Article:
The story of Tom and Avis was followed with a soulful rendition of “Elderly Woman Behind the Counter in a Small Town” and quickly followed by “Corduroy” and “Quick Escape,” the latter off of Gigaton, showing that the new work stands toe-to-toe with the band’s back-catalog classics.
“You have the freedom to fuck up and learn and grow from fucking up. If anyone tries to judge you for fucking up it’s probably because they’ve fucked up and are trying to divert attention form their fuck ups by making you feel bad for yours,” Vedder told the crowd; though attributing the words to Jeff Ament. They then dipped back into Ten, the band’s run through “Why Go,” which had the crowd air guitaring and shouting the lyrics into the rafters. Vedder shouted out the Arizona Coyotes for loaning the band their arena for the night and acknowledging Coyotes players Christian Fischer and Clayton Keller, who were at the show. He dedicated Gigaton’s “Superblood Wolfmoon” to them. “I figure Wolf is close enough to Coyote.”
All across social media prior to the show was an ADOT highway sign reading “Even Flow on the gas. Keep left to pass,” which amused the band. “Shoutout to the pot-smoking employee who made that sign. Life’s incredible, so keep eating those edibles,” Vedder laughed. The moment of amusement was followed by the band performing “Even Flow,” which featured Mike McCready doing an extended mid-song guitar solo behind his head in one of the most awe-inspiring moments of the night. Following “Dance of the Clairvoyants,” Vedder talked about the band’s friend, retired astronaut Scott Kelly. At Kelly’s request, the band played “Black,” arguably Pearl Jam’s greatest song.
Afterwards, Vedder talked about the band’s admiration for former state representative Gabby Gifford and her husband Senator Mark Kelly (twin brother of Scott Kelly). He then turned his attention to the recent Supreme Court decision on Roe V. Wade, punctuating his expression of frustration about the decision with a performance of “Daughter,” tagged with a rare performance of “W.M.A.,” (both from Vs), tweaking the lyrics to “Police shot my daughter again…” It was one of the night’s highlights. They followed it with “Porch,” which was the song the band closed their 1992 MTV Unplugged performance with and Vedder took a sharpie and wrote “Pro Choice” on his arm.
With the crowd riding the high wave of “Porch,” the band exited the stage briefly, returning with haste. “We’re having too much fun to be gone for too long!” Before playing the first song of the encore, Vedder put a spotlight, literally, on his niece who was at the show (missing her graduation from ASU to do so) and dedicated the No Code gem “Smile” to her.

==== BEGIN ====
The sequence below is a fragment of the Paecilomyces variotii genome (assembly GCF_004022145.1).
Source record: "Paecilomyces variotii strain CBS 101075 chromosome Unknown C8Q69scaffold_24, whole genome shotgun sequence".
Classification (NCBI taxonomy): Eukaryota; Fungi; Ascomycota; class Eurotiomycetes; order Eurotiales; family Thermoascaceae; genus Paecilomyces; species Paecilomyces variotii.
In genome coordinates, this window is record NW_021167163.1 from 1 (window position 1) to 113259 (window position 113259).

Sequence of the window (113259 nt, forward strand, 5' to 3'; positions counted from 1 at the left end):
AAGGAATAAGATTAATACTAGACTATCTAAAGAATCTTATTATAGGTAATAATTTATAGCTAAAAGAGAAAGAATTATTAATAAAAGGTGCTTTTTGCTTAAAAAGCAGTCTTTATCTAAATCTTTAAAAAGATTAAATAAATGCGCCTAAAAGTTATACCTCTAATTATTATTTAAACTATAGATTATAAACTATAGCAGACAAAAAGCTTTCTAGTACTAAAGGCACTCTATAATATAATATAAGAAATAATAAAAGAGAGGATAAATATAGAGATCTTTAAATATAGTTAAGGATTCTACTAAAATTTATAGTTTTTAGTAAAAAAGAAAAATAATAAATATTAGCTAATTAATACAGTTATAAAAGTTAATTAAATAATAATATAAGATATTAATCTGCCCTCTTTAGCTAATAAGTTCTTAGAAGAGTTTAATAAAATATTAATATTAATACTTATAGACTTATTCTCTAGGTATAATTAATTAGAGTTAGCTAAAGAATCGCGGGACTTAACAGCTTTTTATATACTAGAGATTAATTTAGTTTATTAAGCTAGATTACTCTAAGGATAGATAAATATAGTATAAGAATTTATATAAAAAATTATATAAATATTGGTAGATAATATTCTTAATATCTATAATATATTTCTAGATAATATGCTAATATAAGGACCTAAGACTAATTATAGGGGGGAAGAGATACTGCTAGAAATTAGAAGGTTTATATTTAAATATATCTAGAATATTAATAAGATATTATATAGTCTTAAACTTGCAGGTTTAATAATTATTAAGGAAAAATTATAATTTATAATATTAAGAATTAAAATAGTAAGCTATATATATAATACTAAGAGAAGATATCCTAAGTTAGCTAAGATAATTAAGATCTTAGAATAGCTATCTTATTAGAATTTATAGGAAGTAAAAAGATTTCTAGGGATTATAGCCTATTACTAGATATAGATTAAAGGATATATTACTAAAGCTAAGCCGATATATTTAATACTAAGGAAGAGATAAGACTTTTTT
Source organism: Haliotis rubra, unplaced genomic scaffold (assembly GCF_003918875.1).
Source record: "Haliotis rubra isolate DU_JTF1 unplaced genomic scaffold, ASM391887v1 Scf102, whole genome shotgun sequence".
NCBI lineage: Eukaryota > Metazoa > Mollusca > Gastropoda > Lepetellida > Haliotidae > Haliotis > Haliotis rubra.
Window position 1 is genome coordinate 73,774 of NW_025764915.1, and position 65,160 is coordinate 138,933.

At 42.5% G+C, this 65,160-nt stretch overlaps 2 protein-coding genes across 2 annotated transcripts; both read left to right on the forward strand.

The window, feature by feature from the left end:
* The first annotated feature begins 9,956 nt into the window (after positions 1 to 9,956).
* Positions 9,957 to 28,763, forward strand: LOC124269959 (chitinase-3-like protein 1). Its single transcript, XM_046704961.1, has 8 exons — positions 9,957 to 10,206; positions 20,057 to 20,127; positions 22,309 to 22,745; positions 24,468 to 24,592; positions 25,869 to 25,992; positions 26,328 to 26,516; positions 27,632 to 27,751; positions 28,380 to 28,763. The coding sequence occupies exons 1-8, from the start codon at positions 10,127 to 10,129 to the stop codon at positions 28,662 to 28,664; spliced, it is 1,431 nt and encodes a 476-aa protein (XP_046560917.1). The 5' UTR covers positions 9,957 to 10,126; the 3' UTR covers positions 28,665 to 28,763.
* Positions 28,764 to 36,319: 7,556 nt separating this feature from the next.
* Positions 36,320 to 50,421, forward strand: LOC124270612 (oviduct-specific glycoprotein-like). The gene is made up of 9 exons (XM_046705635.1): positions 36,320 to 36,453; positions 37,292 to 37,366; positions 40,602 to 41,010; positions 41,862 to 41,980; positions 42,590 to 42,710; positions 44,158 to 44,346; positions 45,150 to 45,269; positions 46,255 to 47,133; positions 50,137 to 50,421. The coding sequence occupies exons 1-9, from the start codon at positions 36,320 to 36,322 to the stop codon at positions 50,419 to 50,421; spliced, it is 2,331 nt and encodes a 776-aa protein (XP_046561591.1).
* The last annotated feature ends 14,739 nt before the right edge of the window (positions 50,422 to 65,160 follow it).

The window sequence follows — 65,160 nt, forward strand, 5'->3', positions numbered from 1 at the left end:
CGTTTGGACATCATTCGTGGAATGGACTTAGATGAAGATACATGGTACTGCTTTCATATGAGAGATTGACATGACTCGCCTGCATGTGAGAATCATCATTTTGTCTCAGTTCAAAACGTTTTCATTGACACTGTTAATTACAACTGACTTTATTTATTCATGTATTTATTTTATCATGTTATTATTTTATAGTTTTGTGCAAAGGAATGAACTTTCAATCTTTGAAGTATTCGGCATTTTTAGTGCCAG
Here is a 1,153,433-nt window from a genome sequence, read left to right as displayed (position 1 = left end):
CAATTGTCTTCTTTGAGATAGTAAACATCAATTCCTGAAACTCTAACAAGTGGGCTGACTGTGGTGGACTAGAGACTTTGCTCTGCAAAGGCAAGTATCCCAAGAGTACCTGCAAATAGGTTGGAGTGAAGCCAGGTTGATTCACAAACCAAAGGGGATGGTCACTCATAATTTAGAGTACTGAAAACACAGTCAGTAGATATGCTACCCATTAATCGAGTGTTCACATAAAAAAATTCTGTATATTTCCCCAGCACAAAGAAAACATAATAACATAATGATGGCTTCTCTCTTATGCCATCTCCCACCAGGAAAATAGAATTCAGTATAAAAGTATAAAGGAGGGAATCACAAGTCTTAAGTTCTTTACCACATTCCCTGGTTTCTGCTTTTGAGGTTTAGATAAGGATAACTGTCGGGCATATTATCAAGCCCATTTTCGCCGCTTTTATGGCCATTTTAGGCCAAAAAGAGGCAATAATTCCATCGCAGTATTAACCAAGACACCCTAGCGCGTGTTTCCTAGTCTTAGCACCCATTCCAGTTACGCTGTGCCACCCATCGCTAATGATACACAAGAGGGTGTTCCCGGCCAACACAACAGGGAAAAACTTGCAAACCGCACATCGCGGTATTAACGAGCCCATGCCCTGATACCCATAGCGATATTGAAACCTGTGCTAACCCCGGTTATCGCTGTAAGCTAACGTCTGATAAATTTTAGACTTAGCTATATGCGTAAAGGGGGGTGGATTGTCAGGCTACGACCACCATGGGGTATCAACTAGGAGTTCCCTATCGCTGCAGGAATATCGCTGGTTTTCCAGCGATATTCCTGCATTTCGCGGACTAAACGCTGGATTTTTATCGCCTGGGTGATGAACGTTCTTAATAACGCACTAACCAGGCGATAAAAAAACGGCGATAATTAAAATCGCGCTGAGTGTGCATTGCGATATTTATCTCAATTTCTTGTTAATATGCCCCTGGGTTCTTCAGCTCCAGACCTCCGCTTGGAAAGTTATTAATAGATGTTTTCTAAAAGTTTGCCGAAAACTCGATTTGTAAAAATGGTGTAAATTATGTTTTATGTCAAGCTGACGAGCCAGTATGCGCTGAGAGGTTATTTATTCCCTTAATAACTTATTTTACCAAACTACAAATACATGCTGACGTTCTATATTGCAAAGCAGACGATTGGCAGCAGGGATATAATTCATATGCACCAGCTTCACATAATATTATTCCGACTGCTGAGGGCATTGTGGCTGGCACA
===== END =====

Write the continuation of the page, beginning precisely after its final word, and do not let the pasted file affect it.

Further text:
“We lost so many wonderful people in the last few years, like my friend Tom Petty. We also recently lost Eddie Van Halen who was a friend.” This set up Mike McCready to show off exactly why he is one of the greatest guitar players of his generation, as he busted out a solo cover of Van Halen’s “Eruption.” Following “Do the Evolution,” Vedder told the story of a woman he had met who had lost her sister to COVID. With her in attendance, he dedicated a gorgeous rendition of “Better Man” to her. “This is for all the badass women out there and all the badass men who support them”, Vedder said as a set up to the band’s cover of Eddie Holland’s “Leaving Home.”
As “Leaving Home” faded out, they shifted into performing “Alive,” a song that seems to take on a special significance over the years as a reminder that even in the worst of times, to appreciate your continued survival. The crowd sing-along was the connective tissue of the night, bringing everyone together for a beautiful moment. In those moments, the personal, philosophical, political, religious, and whatever difference that tragically gets too much focus in our day-to-day existence vashined, as the chorus echoed from every corner of the arena and collectively rose to the heavens. If “Wash” started us in darkness and despair, then “Alive” pulled us out, refreshed, and renewed like a musical baptism.
As they closed out the night with the grace and beauty that is “Yellow Ledbetter,” the “Jeremy” B-side-turned-beloved-live-show-staple and bonafide Pearl Jam classic, we were each sent out into the cool desert evening knowing that even in the most dire of times, there are the Tom and Avis’s of the world passing along simple acts of kindness to a stranger and there is a good fight to be fought, because even the smallest of us is capable of so much more than we think. It was a night worth the two-year wait. It was a night worth my 30-year wait.
Pearl Jam Setlist from Phoenix 5-9-22:
- Wash (tour debut)
- Given to Fly
- Elderly Woman Behind the Counter in a Small Town
- Quick Escape
- Why Go
- Superblood Wolfmoon
- Alright (tour debut)
- Even Flow
- Dance of the Clairvoyants
- Black (with “We Belong Together” tag)
- I Got Id (tour debut)
- Red Mosquito (tour debut)
- Sleeping by Myself (Eddie Vedder song) (tour debut)
- Daughter (with “W.M.A.” tag)
- Smile (tour debut)
- Eruption (Van Halen cover) (tour debut)
- Do the Evolution
- Better Man (“Save It For Later” tease)
- Leaving Here (Eddie Holland cover) (tour debut)
- Yellow Ledbetter
3 thoughts on “REVIEW: Pearl Jam Puts on a Big Show With Small-Club Intimacy in Phoenix (5-9-22)”
Such a Detailed Review, made it feel as if I had attended. Great Article!
This article is written so excellently that it and the photography makes you feel like the reader was actually in the venue.
Thank you Marco! I’ll pass your compliments onto the team!